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Getting Started

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Everybody has to start somewhere. In our society, there are more and more people who know of the Bible and know about the Bible but who do not know the Bible. Yet, there are many who want to know and understand the Bible but do not know how to get started. In this article, I want to offer some advice for getting started based on the story of an Ethiopian.

The story is recorded in Acts 8:26-40. To summarize: a preacher named Philip is instructed by God to meet a man traveling along the road south of Jerusalem. The man happens to be studying the writings of Isaiah, and from that passage, Philip is able to show him that Jesus is the Christ. The man, an Ethiopian official whose name we do not know, becomes a Christian as a result.

When we look at the details of this story, we can see a helpful roadmap for understanding the Bible…

#1 – Obtain It

It is interesting that the Ethiopian is riding along in his chariot reading from an Isaiah scroll. Such scrolls were extremely valuable and were not necessarily easy to acquire. Copies of scripture were hand-written and produced with tedious care. Usually, it took a whole community of Jews (a synagogue) to justify purchasing and possessing something so valuable. But you don’t live in ancient Palestine! You live in a time when access to the biblical text is as easy as driving around the corner to a book store or ordering a copy online. There are also some good electronic copies of the text that are designed for your phone, tablet, or computer.1 The first step in improving your understanding is to obtain a copy of the text – preferably a well-designed, contemporary English version that you will actually use.2

#2 – Read It

The Ethiopian did not have his copy of Isaiah stowed in the trunk with the luggage. It did not gather dust on his bookshelf or coffee table. He had it with him, actively reading it. Many people own bibles that they never read. As a result, their understanding comes from others who tell them about the bible. This is intellectual laziness and leaves a person dangerously vulnerable.3 Read it! If you are not very familiar with the bible or with the story of Jesus, I would highly recommend reading Luke followed by Acts.4

#3 – Seek Understanding

That the Ethiopian was doing more than merely reading the text is evident in the questions he asks Philip when the two meet. It is clear that this man was seeking to understand the meaning of what was being said. Reading is important, but leisurely reading of the bible is not going to provide the insight that you long for. Read critically and meditatively. What is the author driving at? Who is he talking about (the question the Ethiopian was pondering)? What is the point? Asking critical questions and seeking to understand the answers to those questions is how we learn, and the study of the bible is no different. Don’t just read it. Meditate on it. Study it. Seek to understand it.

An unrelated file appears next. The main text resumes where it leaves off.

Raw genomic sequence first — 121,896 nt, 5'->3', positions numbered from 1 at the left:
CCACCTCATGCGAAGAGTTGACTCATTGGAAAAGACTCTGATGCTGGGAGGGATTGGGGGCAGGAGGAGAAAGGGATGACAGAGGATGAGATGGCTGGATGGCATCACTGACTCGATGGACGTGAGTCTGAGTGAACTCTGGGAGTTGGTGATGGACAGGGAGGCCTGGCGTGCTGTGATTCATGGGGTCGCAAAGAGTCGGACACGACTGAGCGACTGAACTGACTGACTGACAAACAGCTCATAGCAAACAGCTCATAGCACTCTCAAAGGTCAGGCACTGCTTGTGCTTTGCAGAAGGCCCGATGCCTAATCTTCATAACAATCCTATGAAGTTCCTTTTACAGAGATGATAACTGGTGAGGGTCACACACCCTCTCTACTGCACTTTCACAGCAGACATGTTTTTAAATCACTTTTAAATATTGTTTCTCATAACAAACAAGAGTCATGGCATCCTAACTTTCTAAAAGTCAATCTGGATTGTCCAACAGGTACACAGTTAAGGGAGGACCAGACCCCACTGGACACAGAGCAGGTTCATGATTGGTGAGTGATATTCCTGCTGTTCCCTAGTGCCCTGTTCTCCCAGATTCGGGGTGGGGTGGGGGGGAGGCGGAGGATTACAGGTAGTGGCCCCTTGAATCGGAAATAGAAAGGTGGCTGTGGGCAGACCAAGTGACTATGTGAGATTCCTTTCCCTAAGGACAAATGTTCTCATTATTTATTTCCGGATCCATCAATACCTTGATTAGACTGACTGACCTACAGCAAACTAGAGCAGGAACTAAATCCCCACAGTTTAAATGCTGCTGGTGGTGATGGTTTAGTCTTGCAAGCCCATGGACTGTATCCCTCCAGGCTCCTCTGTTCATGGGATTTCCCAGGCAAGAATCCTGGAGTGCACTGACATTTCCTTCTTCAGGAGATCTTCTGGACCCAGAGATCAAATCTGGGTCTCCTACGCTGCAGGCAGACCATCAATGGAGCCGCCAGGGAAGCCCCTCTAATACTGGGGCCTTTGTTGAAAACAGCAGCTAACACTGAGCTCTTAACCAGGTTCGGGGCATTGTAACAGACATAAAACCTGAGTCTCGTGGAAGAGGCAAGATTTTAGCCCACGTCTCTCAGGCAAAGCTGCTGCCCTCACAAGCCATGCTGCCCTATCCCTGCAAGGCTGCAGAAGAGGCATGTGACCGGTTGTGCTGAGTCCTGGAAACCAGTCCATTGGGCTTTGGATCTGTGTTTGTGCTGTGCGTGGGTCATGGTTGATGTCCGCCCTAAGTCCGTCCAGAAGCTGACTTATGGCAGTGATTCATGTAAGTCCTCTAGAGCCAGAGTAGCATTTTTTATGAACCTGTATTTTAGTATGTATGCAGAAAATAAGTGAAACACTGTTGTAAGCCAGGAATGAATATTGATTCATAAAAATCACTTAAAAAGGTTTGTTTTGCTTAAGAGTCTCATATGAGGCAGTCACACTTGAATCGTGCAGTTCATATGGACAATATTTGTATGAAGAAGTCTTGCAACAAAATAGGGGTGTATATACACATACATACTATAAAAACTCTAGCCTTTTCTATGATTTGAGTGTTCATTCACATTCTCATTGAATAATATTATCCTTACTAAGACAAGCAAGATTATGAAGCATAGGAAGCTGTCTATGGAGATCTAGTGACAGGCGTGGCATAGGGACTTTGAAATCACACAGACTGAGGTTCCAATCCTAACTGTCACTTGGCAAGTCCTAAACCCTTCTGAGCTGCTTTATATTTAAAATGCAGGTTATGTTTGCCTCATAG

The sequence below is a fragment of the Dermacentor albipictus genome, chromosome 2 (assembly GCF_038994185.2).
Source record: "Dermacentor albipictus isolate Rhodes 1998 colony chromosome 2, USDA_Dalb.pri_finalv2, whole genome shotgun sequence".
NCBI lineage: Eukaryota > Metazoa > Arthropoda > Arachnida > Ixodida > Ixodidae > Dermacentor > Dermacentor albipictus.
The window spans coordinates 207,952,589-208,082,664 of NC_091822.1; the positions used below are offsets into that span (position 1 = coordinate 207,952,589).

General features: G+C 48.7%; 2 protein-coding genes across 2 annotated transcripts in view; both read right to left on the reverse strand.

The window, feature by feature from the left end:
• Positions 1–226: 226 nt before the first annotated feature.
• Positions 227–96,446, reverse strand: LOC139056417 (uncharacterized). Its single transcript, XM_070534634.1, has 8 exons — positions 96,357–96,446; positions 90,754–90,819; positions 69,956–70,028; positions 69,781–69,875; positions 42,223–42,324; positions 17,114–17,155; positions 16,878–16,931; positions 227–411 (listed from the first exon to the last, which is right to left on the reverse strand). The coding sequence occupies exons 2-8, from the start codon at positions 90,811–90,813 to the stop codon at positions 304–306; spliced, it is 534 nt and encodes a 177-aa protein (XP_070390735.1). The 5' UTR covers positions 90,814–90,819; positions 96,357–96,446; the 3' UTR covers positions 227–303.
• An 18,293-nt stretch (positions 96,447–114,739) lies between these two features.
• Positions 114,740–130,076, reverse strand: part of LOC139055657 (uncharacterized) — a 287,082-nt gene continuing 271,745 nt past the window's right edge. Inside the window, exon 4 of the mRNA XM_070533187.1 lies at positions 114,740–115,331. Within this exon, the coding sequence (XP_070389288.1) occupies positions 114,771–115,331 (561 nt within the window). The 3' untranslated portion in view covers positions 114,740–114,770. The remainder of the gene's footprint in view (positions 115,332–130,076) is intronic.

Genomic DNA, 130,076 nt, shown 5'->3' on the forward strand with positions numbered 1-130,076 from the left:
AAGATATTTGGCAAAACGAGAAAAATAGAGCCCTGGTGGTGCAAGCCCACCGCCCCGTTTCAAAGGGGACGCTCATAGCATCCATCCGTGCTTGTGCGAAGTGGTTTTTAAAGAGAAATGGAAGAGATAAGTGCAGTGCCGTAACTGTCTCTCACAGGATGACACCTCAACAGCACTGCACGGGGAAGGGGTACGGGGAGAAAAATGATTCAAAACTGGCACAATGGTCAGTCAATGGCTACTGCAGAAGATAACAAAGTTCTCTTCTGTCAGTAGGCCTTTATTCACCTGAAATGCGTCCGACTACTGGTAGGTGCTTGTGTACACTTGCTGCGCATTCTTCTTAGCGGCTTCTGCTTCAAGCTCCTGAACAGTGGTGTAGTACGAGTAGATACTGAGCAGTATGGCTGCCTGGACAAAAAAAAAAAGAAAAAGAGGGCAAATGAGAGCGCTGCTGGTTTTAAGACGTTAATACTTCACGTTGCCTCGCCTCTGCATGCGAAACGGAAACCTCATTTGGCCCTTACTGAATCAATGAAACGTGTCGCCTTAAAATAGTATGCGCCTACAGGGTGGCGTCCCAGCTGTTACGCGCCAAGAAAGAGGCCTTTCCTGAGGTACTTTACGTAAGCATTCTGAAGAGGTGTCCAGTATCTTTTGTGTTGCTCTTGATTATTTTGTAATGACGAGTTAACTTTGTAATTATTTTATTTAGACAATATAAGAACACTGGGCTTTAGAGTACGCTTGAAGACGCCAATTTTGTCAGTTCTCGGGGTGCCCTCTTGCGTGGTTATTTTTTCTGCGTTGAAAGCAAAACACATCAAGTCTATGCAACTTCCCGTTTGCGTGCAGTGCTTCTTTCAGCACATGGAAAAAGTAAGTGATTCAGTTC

#4 – Seek Guidance

When Philip asks the man if he understands what he is reading, he replies “How can I, unless someone guides me?”5 I don’t believe that the Ethiopian means that the text of the bible is unintelligible without someone telling us how to read it. Rather, he is acknowledging that there are times when we need help to understand the text better. This does not mean that we switch off our brains and run get someone else to tell us what it says (see above). But there is no denying that sometimes a little guidance goes a long way in opening our eyes to the meaning that is there before us. There are plenty of written resources available,6 but often the best way to get the guidance you need is to approach someone who you trust to provide that guidance in good faith. Don’t be too proud to ask for help to understand what the text is saying!7

#5 – Make a Decision

The Bible is not the kind of book that you can read and remain undecided on. The very nature of the message compels you to respond – to make a decision about what you believe. When the Ethiopian’s eyes were opened to the meaning of the text he had been reading in Isaiah, he realized that this had implications for his life. He made a decision. What do you believe?

Is it time for you to get real about your understanding of the Bible? I hope these things help you along they way. They changed the Ethiopian’s life, and you might just find that they transform how you view the Bible (and the world) as well.


Notes

biblia.com provides an excellent resource if you have access to a browser.

2 I use the English Standard Version (ESV)

3 What if the things you’re told about the bible aren’t true? How would you know if you aren’t reading it for yourself?

4 The gospel of Luke and the book of Acts are two volumes by the same author and form and nice continuous narrative.

5 Acts 8:31

6 Word of caution: The internet is filled with unreliable resources!

7 I’m happy to help in any way I can! raogden@gmail.com

Author: Robert Ogden

Robert has been preaching and teaching the gospel for over ten years and has been with the West Mobile Church of Christ since January 2008.